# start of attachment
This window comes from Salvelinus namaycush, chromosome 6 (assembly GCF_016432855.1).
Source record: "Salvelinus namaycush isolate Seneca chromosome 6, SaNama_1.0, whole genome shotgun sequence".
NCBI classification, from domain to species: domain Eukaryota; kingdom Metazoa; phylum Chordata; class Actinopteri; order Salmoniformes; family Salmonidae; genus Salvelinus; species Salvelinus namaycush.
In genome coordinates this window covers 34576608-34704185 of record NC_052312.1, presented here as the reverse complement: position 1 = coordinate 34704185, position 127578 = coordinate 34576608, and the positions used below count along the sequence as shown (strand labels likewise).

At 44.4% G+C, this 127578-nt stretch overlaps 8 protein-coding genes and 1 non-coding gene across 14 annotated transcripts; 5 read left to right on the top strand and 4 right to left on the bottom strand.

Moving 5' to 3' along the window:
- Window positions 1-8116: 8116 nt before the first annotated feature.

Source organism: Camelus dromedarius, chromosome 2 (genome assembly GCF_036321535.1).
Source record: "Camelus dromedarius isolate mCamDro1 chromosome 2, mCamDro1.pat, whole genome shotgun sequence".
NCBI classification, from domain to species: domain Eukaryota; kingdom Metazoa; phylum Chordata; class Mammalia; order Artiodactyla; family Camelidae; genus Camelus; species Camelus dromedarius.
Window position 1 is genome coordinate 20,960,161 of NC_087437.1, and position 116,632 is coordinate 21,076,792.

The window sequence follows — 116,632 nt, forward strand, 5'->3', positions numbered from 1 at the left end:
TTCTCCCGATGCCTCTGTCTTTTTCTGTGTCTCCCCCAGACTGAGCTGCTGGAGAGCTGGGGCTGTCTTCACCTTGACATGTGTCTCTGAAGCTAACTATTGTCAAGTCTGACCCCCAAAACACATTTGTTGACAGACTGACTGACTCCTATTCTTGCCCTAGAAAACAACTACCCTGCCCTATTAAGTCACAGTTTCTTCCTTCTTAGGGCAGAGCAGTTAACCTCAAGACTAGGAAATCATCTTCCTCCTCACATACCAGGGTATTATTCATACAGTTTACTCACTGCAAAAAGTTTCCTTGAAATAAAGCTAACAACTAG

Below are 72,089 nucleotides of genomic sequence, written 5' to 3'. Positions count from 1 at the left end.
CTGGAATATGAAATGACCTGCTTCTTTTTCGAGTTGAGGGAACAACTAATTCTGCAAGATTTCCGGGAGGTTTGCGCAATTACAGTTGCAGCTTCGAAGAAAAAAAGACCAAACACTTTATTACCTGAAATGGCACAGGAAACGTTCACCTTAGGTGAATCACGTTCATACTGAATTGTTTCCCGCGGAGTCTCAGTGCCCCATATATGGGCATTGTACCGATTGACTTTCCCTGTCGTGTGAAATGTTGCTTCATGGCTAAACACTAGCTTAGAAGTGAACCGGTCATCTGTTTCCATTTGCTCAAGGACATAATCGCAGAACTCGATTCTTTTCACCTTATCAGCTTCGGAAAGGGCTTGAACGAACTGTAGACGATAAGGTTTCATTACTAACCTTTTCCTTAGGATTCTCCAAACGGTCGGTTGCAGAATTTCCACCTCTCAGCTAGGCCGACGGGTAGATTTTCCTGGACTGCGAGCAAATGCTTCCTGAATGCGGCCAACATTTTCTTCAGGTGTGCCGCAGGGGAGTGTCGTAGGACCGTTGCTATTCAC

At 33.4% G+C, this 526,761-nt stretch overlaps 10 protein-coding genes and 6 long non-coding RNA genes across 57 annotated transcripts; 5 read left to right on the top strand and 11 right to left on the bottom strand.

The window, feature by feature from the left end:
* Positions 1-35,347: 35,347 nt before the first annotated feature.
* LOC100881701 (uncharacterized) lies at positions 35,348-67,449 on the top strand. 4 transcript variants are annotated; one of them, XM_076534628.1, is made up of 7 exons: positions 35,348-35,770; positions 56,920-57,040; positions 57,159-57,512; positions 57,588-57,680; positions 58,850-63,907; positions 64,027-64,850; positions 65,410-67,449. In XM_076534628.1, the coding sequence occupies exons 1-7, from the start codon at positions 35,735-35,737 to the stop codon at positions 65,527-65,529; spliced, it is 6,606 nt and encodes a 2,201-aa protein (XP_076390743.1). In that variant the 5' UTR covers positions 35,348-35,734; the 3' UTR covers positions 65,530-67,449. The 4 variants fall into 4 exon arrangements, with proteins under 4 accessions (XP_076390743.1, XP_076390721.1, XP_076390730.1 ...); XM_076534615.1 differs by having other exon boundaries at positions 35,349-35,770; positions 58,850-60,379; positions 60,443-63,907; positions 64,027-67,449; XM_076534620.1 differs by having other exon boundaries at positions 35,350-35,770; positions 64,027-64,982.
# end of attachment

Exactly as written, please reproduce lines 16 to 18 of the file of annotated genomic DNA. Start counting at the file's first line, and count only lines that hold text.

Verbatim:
At 33.4% G+C, this 526,761-nt stretch overlaps 10 protein-coding genes and 6 long non-coding RNA genes across 57 annotated transcripts; 5 read left to right on the top strand and 11 right to left on the bottom strand.

The window, feature by feature from the left end:
* Positions 1-35,347: 35,347 nt before the first annotated feature.